Purge of The Wetlands


Image taken by Nick Fewings in Arundel, U.K.

Jaden Moore, PHS PaperClip Writer

Since 1900, wetlands have been constantly destroyed in the name of “agricultural interests”. According to United Nations Climate Change News, 35% of all the world’s wetlands were devastated from 1970-2015. Driven by urbanization, the pace of destruction is constantly accelerating. 

This is a major problem for many reasons. For one, wetlands are crucial to the global ecosystem. They are critical for regulating the global climate.

Around 40% of the world’s species thrive in wetlands, and currently 25% of those plants and animals are endangered. The Ramsar Treaty protects over 13-18% (400 million acres) of wetlands, but it just isn’t enough.

“It’s a prominent issue that needs to be addressed,” says one PHS student. 

Wetlands are important for not just wildlife, but humanity as well. Over a billion people worldwide depend on freshwater produced by wetlands alone.

Society is dependent on wetlands, which produce food, genetic resources, raw materials and hydroelectric energy. Wetlands also provide access to transportation and tourism.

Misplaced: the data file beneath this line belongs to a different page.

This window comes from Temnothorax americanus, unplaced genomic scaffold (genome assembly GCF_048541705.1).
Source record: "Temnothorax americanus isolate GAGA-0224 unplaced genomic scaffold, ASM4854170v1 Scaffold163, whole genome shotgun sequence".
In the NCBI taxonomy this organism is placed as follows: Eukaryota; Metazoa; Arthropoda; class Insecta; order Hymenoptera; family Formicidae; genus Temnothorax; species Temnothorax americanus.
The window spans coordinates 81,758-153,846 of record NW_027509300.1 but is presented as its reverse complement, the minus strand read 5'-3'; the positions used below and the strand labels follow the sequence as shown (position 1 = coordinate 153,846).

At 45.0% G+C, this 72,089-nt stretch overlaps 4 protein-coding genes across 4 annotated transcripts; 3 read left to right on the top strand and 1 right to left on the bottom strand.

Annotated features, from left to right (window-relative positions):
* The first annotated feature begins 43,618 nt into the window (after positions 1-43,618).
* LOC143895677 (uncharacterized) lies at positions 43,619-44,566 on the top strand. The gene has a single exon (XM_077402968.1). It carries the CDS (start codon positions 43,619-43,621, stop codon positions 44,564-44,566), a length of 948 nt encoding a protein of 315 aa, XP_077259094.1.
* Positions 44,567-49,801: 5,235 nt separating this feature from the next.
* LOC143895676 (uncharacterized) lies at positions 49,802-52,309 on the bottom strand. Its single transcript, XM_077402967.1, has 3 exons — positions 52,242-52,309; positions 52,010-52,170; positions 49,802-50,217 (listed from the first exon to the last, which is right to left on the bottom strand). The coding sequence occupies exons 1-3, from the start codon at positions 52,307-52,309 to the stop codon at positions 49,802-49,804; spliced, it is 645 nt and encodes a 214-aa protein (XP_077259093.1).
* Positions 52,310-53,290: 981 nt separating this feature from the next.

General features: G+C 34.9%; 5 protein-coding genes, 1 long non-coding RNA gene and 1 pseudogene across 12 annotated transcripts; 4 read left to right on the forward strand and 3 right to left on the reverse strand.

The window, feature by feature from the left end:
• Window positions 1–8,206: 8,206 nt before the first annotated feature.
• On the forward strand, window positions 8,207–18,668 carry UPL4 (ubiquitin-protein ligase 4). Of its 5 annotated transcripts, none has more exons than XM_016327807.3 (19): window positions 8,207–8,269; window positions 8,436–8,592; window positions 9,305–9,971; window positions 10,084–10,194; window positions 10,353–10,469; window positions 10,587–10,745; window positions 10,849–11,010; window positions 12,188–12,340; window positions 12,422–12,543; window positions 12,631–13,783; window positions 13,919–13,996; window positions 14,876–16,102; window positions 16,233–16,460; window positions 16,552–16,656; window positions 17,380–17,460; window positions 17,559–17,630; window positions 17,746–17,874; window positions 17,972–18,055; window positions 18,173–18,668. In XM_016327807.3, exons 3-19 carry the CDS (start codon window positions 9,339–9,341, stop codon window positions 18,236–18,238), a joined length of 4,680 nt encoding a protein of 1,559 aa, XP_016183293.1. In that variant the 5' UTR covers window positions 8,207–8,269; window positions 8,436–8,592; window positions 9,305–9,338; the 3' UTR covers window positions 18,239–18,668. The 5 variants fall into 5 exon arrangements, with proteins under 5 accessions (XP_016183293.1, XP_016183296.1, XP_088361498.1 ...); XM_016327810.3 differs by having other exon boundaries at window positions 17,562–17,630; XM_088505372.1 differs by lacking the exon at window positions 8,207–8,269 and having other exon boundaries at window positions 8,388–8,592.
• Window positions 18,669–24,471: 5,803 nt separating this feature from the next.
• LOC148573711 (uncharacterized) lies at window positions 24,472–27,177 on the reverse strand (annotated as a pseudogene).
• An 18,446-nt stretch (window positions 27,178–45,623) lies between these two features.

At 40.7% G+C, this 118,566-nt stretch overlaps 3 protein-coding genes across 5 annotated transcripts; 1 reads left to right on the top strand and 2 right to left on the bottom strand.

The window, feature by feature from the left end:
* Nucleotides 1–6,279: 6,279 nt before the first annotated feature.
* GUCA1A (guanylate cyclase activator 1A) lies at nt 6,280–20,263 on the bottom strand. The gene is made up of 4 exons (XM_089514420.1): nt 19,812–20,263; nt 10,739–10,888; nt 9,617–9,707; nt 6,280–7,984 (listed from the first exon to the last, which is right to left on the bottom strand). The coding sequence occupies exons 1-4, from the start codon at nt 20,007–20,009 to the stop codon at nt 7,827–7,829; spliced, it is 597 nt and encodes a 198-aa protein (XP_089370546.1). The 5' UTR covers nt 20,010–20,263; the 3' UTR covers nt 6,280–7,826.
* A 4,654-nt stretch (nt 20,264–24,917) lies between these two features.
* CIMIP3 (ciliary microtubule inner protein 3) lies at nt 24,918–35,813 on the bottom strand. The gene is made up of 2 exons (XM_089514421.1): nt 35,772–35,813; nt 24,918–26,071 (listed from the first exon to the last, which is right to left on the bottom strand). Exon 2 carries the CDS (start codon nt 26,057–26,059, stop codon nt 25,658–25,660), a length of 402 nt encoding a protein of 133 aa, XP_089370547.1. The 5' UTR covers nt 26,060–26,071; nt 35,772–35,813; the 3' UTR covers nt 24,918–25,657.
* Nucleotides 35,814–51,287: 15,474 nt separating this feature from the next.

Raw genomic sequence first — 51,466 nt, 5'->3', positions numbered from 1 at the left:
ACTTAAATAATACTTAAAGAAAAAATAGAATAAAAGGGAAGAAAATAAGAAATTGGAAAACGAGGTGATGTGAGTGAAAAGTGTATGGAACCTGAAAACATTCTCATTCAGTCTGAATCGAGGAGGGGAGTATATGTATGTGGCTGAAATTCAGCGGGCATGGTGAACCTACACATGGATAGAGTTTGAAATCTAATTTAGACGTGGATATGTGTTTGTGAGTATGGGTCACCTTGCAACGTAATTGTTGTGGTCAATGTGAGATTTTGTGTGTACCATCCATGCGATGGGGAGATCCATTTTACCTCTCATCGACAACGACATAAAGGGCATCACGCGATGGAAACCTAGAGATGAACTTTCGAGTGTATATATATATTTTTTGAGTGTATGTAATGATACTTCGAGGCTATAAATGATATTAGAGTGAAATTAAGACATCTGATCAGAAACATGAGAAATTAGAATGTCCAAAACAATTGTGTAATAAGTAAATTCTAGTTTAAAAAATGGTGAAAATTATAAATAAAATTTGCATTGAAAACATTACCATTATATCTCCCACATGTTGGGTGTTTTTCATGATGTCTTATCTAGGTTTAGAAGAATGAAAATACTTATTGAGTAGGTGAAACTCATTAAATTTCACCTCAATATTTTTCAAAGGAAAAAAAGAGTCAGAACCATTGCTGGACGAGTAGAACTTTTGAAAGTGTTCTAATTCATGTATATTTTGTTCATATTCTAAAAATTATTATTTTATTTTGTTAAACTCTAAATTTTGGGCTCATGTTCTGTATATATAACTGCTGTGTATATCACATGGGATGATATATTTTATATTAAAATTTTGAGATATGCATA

Wetlands are vital for defending against floodwaters and storm surges. They typically absorb the rapid waters before property can be damaged.

This bird’s eye view of a Target parking lot in Greenland, NH displays a prime example of wetlands being destroyed for urban construction.

The black circle shows the border between what used to be wetland and normal land. 

The construction company that paved this parking lot had to account for the wetland, and had to pave specific asphalt over it (dark portion).

Despite conservation efforts, wetland destruction is constantly ongoing. If wetlands completely disappear from the planet, someday society may not live to see the sun rise again.